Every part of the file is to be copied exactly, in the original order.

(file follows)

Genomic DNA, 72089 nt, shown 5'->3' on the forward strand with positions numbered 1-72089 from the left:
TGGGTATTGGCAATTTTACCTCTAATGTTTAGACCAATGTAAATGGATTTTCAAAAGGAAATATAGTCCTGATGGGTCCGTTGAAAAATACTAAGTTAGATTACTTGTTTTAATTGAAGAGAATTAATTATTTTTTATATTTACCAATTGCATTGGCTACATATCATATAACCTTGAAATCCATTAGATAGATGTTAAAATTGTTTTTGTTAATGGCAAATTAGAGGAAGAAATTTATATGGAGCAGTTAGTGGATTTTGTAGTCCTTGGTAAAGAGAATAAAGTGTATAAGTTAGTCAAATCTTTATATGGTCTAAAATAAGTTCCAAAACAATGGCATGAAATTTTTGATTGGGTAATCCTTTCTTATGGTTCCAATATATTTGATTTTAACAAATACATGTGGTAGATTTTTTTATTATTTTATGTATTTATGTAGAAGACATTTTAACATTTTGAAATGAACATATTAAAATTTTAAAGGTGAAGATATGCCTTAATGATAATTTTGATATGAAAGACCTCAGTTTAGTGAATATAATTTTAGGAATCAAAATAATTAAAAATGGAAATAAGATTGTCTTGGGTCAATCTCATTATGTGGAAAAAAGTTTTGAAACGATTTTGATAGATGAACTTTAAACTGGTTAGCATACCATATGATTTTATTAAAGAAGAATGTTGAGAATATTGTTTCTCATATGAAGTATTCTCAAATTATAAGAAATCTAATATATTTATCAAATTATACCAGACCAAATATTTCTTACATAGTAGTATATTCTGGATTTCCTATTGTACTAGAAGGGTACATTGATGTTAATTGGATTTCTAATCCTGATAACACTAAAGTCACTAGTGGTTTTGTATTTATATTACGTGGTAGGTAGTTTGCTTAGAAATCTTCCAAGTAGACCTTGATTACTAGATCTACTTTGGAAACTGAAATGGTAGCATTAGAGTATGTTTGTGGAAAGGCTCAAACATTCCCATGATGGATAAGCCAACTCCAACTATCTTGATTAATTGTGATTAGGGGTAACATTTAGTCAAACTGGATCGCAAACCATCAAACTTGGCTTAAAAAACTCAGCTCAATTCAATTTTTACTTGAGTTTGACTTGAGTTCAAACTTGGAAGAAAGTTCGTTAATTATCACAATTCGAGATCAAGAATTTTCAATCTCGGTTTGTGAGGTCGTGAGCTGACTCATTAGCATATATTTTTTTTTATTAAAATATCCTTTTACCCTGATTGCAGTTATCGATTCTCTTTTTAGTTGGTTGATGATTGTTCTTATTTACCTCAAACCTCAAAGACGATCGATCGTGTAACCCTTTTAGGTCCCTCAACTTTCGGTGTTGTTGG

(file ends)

Genomic DNA, 72089 nt, shown 5'->3' on the forward strand with positions numbered 1-72089 from the left:
TGGGTATTGGCAATTTTACCTCTAATGTTTAGACCAATGTAAATGGATTTTCAAAAGGAAATATAGTCCTGATGGGTCCGTTGAAAAATACTAAGTTAGATTACTTGTTTTAATTGAAGAGAATTAATTATTTTTTATATTTACCAATTGCATTGGCTACATATCATATAACCTTGAAATCCATTAGATAGATGTTAAAATTGTTTTTGTTAATGGCAAATTAGAGGAAGAAATTTATATGGAGCAGTTAGTGGATTTTGTAGTCCTTGGTAAAGAGAATAAAGTGTATAAGTTAGTCAAATCTTTATATGGTCTAAAATAAGTTCCAAAACAATGGCATGAAATTTTTGATTGGGTAATCCTTTCTTATGGTTCCAATATATTTGATTTTAACAAATACATGTGGTAGATTTTTTTATTATTTTATGTATTTATGTAGAAGACATTTTAACATTTTGAAATGAACATATTAAAATTTTAAAGGTGAAGATATGCCTTAATGATAATTTTGATATGAAAGACCTCAGTTTAGTGAATATAATTTTAGGAATCAAAATAATTAAAAATGGAAATAAGATTGTCTTGGGTCAATCTCATTATGTGGAAAAAAGTTTTGAAACGATTTTGATAGATGAACTTTAAACTGGTTAGCATACCATATGATTTTATTAAAGAAGAATGTTGAGAATATTGTTTCTCATATGAAGTATTCTCAAATTATAAGAAATCTAATATATTTATCAAATTATACCAGACCAAATATTTCTTACATAGTAGTATATTCTGGATTTCCTATTGTACTAGAAGGGTACATTGATGTTAATTGGATTTCTAATCCTGATAACACTAAAGTCACTAGTGGTTTTGTATTTATATTACGTGGTAGGTAGTTTGCTTAGAAATCTTCCAAGTAGACCTTGATTACTAGATCTACTTTGGAAACTGAAATGGTAGCATTAGAGTATGTTTGTGGAAAGGCTCAAACATTCCCATGATGGATAAGCCAACTCCAACTATCTTGATTAATTGTGATTAGGGGTAACATTTAGTCAAACTGGATCGCAAACCATCAAACTTGGCTTAAAAAACTCAGCTCAATTCAATTTTTACTTGAGTTTGACTTGAGTTCAAACTTGGAAGAAAGTTCGTTAATTATCACAATTCGAGATCAAGAATTTTCAATCTCGGTTTGTGAGGTCGTGAGCTGACTCATTAGCATATATTTTTTTTTATTAAAATATCCTTTTACCCTGATTGCAGTTATCGATTCTCTTTTTAGTTGGTTGATGATTGTTCTTATTTACCTCAAACCTCAAAGACGATCGATCGTGTAACCCTTTTAGGTCCCTCAACTTTCGGTGTTGTTGG